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How the West Was Really Won : The team behind the hit play 'Buffalo Soldier' takes a post-Vietnam view of race, war and American history.

March 12, 1995|Janice Arkatov | Janice Arkatov is a Los Angeles free-lance writer specializing in theater

Mitch Hale is happy to bite the bullet--metaphorically--right from the start.

Hale is the author of the critically acclaimed "Buffalo Soldier" (just extended at Theatre/Theater in Hollywood), a fictional drama about black cavalry soldiers in 1874 Texas. He is not a combat veteran. And he's not black.

"I was cast in (John DiFusco's veteran-created Vietnam War play) 'Tracers' in Seattle in 1987--the first noncombat veteran cast," explains the playwright, 38, whose own tenure in the military was spent as an M.P. on a California military base from 1975 to 1978.

"While I was researching Vietnam, I came across a book called 'Bloods'--interviews with black veterans from Vietnam. What struck me about that war were the black soldiers on the front line and in the bush, fighting people of color. The North Vietnamese were very good at spreading propaganda: Often they'd put signs on trees saying, 'There's no reason for us to fight each other--the white man is the enemy.' It helped to build the Black Panther movement there."

In "Buffalo Soldier," Native Americans are the quarry. The African American soldiers of the 9th U.S. Cavalry Regiment--often overlooked in historical accounts of the period--are the instrument of their white superiors in an effort to "patrol, protect and secure the American frontier," which essentially means systematically and brutally annihilating the Native American "enemy."

Hale's story focuses on three African American soldiers--First Sgt. Isaac Williams (James Reynolds), Cpl. Jofum Wymo (Anthony Lee) and Pvt. Benjamin Kewconda (Tyrone Granderson Jones)--their white superior, Capt. Caleb Cooney (DiFusco) and their Native American prisoner, Chief Quanah Parker (Cort McCown). During the course of an evening, the tensions that erupt are multilevel and multiracial: between the soldiers and their captain, between the soldiers and the defiant Native American--and mostly, between the soldiers themselves.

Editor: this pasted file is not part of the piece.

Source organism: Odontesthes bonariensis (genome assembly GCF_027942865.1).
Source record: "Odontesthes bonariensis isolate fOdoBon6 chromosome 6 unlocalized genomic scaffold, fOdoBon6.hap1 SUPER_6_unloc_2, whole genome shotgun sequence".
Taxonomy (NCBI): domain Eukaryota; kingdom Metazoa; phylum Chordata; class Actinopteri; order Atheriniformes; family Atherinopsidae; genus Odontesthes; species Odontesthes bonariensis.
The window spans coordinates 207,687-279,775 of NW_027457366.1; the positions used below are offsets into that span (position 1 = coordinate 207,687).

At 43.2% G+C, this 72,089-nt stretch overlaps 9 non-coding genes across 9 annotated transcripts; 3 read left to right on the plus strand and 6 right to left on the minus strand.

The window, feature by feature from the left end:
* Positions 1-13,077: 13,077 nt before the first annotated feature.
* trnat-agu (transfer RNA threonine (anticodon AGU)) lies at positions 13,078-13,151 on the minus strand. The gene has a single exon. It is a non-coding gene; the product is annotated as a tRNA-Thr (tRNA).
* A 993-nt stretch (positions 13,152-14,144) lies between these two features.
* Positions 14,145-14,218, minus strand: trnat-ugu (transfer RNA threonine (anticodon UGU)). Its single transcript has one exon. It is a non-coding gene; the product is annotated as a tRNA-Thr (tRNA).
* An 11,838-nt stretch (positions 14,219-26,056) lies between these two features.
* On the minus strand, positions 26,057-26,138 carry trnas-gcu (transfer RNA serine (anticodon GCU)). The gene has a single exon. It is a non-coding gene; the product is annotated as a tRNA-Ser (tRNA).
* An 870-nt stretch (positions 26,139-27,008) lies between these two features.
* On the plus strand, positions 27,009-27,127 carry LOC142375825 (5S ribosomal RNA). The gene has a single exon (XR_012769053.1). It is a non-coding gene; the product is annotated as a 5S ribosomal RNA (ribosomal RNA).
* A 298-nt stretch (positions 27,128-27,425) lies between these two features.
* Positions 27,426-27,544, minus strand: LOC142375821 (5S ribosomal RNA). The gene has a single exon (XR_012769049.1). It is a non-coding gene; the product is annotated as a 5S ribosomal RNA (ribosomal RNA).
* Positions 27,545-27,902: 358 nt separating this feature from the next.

Although this staging marks the play's official premiere, Hale workshopped it last year in Seattle at Angry Red Planet (where he was artistic director), and the show met considerable resistance from the African American community before its opening.

"After the reviews came out and the word of mouth started, the problem just went away," Hale emphasizes. Yet at the same time, the Denver-reared writer acknowledges an emotional gap between himself and his characters: "The story is bigger than me--and it captures an experience I didn't have. I cannot imagine feeling second-class. I do not have the experience of growing up in a society and people being afraid of me or looking down at me. What's mystifying to me about the script is that the characters show that existence, that experience--and I don't know how they got it."

"Buffalo Soldier" director/executive producer Jeff Murray (who was introduced to the play by cast member DiFusco) also approached the material from an outsider's vantage point.

"It was a period of history of which I had minimal awareness--so doing the research was fascinating," says the Welsh-born, Canadian-reared Murray, who immigrated to the United States in 1979 and founded Theatre/Theater with his partner and wife Nicolette Chaffey in 1981. "Before coming to America, my perception was that the melting pot works, and that we're all in this together. My real-life experience has shown me that the divisions are deeper, also modern in implication. But I still believe that we're in this together. We have a mutual heritage, and we have to deal with it together."

For Murray, 47, whose producing credits at Theatre/Theater include "Creeps," "Bullpen," "Immaculate Heart" and "Be-Bop-a-Lula," the play has created a challenging work environment.

"I don't have a historical connection to half the problem, but I do have a connection to the other half," he insists. "So the balance is finding what the relationship is. Rehearsals were so exciting. With these guys, the issues are very dynamic. I got called on many choices that represented an 'unenlightened' point of view. In turn, I found myself calling people on their (acting) choices--when they were turning 1874 choices into 1995 choices." Murray summarizes the play's appeal: "It's an adventure story, a relationship play. But in the end, it's really a teaching."

For Hale (whose next play, "Monkey Tribe," will tackle animal rights), the education began several years ago.

"I learned so much doing 'Tracers,' about the feeling of being under fire," he says of the landmark anti-war anthem, which played locally at the Odyssey Theatre (1980) and Coronet Theatre (1985) and was filmed last year in a restaging at UCLA. (In the film version, Hale--reprising his stage role of Babysan--was again the only noncombat veteran in the cast.) "When I first did the play, I read so many books, did so much research, that by the time we opened I was out of my mind," he says half-jokingly. "We called it P.T.S.: Post-'Tracers' Syndrome."

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